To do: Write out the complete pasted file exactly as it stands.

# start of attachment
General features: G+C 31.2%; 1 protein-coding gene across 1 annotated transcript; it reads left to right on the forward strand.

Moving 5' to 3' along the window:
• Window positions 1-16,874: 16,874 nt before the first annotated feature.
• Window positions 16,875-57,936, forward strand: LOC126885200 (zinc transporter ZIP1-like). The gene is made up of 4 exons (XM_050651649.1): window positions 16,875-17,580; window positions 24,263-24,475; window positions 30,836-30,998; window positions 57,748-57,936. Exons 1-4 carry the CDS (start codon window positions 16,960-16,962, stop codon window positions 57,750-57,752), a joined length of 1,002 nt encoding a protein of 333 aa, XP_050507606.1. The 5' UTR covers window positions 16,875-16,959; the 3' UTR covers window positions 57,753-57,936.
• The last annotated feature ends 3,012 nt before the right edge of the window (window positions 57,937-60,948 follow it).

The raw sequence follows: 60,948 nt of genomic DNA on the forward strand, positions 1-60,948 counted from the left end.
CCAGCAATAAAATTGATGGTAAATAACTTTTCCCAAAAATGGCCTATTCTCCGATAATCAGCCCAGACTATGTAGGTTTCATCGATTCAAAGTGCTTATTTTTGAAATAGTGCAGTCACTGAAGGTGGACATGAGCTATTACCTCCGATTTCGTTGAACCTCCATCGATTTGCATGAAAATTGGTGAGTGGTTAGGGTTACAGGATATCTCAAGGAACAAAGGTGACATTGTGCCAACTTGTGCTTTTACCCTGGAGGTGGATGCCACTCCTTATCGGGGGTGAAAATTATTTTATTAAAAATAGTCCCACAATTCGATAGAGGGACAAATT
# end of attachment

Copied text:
General features: G+C 31.2%; 1 protein-coding gene across 1 annotated transcript; it reads left to right on the forward strand.

Moving 5' to 3' along the window:
• Window positions 1-16,874: 16,874 nt before the first annotated feature.
• Window positions 16,875-57,936, forward strand: LOC126885200 (zinc transporter ZIP1-like). The gene is made up of 4 exons (XM_050651649.1): window positions 16,875-17,580; window positions 24,263-24,475; window positions 30,836-30,998; window positions 57,748-57,936. Exons 1-4 carry the CDS (start codon window positions 16,960-16,962, stop codon window positions 57,750-57,752), a joined length of 1,002 nt encoding a protein of 333 aa, XP_050507606.1. The 5' UTR covers window positions 16,875-16,959; the 3' UTR covers window positions 57,753-57,936.
• The last annotated feature ends 3,012 nt before the right edge of the window (window positions 57,937-60,948 follow it).

The raw sequence follows: 60,948 nt of genomic DNA on the forward strand, positions 1-60,948 counted from the left end.
CCAGCAATAAAATTGATGGTAAATAACTTTTCCCAAAAATGGCCTATTCTCCGATAATCAGCCCAGACTATGTAGGTTTCATCGATTCAAAGTGCTTATTTTTGAAATAGTGCAGTCACTGAAGGTGGACATGAGCTATTACCTCCGATTTCGTTGAACCTCCATCGATTTGCATGAAAATTGGTGAGTGGTTAGGGTTACAGGATATCTCAAGGAACAAAGGTGACATTGTGCCAACTTGTGCTTTTACCCTGGAGGTGGATGCCACTCCTTATCGGGGGTGAAAATTATTTTATTAAAAATAGTCCCACAATTCGATAGAGGGACAAATT